Tek-Tip: Understanding Physical Property Specifications for Rubbers & Plastics
Our Product Catalog, Website, Technical Bulletins and Physical Property Bulletins are full of technical specifications. They often appear in large tables, like this:
The EasyFlo Series (Liquid Plastic) Physical Properties Chart
This information can be overwhelming for those that don’t have much experience with rubbers and plastics, so we would like to outline the general meaning of each specification:
The great majority of Polytek products are two-part systems: Part A & Part B. The mix ratio indicates the amount of Part A and Part B needed relative to each other. When these two parts are mixed together at the proper ratio, they cure at room temperature. It is imperative to stay on-ratio to ensure a successful cure – off-ratio mixes can result in subpar final products or mixes that do not cure at all.
Mix ratios vary from product to product, even within the same series (e.g., The EasyFlo Series).
In some cases, you will find that two different mix ratios are given: one by weight and one by volume.
The hardness of our rubbers and plastics are measured on Shore Hardness Scales. The device used to measure hardness is called a durometer.
Rubbers are measured using the Shore OO Scale and A Scale. Very hard rubbers and plastics are measured using the Shore D scale. The higher the number, the harder the material.
For more information on Shore hardness scales, read this dedicated article, or watch the following video:
Pour time, listed in minutes, is the amount of time you have, after adding Part A and Part B together, before the mixture cures to a point where it is no longer able to flow. Ideally, the product should be mixed and poured into a mold or over a model in half of the pour time. The EasyFlo Series, which is featured in the table above, has some of the shortest working times of all Polytek products.
Demold time, listed in either minutes or hours, is the amount of time you should wait (starting at the end of the pour time) before removing a casting from a mold or before removing a mold from a model. This does not mean that the mold is ready for use (for casting) at this point. For instance, polyurethane rubber molds do not obtain final cure properties for up to seven days; however, molds can typically be used, with care, 24 to 48 hours after demolding. Demolding or using the mold too soon may deform it.
Specific gravity indicates how much more or less dense the product is compared to water. Water has a specific gravity of 1.00 gram/cm³. Products with a specific gravity greater than 1 are more dense than water; products with a specific gravity of less than 1 are less dense than water.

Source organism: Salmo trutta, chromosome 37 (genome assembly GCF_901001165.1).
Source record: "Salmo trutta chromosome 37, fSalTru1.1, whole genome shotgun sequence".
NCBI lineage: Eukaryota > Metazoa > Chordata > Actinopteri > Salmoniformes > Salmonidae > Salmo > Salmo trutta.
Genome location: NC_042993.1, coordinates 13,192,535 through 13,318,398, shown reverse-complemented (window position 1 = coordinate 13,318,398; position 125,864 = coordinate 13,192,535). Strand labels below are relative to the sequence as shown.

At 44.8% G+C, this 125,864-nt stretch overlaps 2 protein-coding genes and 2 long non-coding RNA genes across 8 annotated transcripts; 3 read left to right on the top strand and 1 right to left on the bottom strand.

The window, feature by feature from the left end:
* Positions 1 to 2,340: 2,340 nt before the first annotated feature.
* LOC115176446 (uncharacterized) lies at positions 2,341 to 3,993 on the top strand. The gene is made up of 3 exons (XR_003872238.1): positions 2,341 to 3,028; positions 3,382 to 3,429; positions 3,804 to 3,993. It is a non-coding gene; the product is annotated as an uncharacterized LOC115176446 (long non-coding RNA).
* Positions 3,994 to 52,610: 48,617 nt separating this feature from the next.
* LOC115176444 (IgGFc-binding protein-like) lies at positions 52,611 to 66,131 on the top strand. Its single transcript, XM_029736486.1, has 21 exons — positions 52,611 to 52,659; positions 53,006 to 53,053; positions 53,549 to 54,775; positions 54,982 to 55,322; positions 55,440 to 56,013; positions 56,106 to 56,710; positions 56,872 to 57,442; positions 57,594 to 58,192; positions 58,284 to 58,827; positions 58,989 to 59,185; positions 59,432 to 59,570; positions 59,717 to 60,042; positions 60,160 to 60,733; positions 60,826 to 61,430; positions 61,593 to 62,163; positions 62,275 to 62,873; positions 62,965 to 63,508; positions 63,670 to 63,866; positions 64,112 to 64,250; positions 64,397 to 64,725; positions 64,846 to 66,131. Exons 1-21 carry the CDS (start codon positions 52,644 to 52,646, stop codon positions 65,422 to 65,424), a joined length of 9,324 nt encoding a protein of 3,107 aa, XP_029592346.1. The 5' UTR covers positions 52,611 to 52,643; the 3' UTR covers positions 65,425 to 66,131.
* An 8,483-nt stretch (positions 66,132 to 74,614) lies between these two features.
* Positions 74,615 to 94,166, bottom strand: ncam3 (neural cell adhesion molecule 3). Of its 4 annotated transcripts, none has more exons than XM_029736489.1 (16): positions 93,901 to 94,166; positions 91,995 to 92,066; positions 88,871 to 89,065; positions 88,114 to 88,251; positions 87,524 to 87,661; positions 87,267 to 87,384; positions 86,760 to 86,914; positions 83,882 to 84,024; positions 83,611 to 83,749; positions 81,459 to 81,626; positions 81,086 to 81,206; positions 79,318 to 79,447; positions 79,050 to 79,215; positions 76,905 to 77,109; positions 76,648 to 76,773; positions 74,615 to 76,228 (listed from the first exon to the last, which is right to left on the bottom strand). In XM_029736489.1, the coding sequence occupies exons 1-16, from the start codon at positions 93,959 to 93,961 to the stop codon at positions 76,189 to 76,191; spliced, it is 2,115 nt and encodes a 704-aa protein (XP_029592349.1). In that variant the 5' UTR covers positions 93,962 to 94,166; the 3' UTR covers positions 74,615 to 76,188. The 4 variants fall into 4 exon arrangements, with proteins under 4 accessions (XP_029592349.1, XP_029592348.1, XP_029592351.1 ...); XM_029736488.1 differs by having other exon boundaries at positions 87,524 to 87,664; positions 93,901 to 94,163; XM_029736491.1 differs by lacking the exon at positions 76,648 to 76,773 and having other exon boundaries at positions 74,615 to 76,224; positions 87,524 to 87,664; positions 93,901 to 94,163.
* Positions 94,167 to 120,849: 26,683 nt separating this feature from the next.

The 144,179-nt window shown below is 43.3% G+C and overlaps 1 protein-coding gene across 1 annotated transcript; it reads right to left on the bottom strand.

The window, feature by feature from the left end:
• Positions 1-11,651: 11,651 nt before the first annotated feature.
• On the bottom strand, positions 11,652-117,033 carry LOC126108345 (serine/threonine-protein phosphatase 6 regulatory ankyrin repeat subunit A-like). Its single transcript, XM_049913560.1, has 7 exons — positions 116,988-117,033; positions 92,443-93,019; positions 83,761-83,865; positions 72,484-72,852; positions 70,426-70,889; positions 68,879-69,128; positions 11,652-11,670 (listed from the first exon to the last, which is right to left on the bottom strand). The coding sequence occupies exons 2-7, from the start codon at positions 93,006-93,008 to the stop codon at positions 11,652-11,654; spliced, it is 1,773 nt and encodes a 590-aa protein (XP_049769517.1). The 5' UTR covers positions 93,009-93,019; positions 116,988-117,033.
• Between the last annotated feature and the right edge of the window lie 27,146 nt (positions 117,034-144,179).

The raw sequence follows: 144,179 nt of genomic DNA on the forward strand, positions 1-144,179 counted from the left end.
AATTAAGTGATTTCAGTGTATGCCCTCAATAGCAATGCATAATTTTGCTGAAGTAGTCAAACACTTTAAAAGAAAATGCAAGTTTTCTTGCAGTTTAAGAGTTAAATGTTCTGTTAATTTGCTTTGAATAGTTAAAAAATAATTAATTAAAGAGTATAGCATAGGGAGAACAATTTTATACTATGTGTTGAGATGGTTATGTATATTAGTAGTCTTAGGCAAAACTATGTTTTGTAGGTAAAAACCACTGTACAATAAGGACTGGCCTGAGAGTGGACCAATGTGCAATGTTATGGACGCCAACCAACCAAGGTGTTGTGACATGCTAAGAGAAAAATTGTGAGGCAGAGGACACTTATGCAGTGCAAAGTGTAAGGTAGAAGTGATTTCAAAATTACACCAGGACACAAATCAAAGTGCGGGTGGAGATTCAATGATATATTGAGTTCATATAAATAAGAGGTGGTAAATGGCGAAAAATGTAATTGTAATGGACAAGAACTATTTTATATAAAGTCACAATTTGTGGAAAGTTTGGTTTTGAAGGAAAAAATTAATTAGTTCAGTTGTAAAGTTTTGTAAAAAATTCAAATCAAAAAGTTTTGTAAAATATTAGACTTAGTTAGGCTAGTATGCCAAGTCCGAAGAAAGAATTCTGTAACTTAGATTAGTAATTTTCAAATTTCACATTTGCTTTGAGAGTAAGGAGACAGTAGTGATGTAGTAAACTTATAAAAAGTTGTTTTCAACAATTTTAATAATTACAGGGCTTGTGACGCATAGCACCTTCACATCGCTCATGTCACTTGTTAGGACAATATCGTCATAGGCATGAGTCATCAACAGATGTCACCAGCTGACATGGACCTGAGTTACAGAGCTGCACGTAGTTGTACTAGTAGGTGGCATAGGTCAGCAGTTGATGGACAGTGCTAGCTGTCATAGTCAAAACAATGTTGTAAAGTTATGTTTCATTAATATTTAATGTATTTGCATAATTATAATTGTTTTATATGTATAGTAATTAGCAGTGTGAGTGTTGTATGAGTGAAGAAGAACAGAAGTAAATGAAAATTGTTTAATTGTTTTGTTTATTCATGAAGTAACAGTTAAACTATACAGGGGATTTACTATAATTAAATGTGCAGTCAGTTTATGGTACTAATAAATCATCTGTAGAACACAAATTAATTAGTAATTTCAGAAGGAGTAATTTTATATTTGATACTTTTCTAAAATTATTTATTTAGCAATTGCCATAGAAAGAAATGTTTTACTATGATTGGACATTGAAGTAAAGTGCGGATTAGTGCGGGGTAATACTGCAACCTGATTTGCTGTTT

Cured color is the color that the product naturally cures to; some products are transparent and some are opaque. In many cases, the cured color will not always be the same in individual products (e.g., the kit of 75-Series polyurethane rubber that you’re using this month may not have the same cured color as the kit you order 6 months from now). Part Bs of certain products (i.e., aromatic products) darken with age, resulting in a darker cured color.
Cured color can be changed with the use of PolyColor Dyes (for polyurethane products) and SiliColor Silicone Pigments (for silicone products).
Initial Mixed Viscosity
Viscosity, listed in centaPoise (cP), is the resistance of a substance to flow. For example, water has a lower viscosity than molasses and flows more easily.
In this case, the Initial Mixed Viscosity is the viscosity of Part A and Part B once they are combined. The EasyFlo Series, featured above, has some of the lowest viscosities of all Polytek product lines.
Here are some examples of the viscosities of common materials:
Water: 1 cP
SAE 30 Motor Oil: 500 cP
Honey: 10,000 cP
Sour Cream: 100,000 cP
Peanut Butter: 250,000 cP
This specification identifies the number of cubic inches occupied by one pound of material (in³/lb). This number is necessary to determine how much rubber or plastic is needed to occupy a given space.
Maximum Exotherm (°F)
This specification is generally only listed for Polytek polyurethane and epoxy resins – it indicates the maximum amount of heat (°F) generated when curing. There will also be a note indicating the mass of the sample used in determining this number.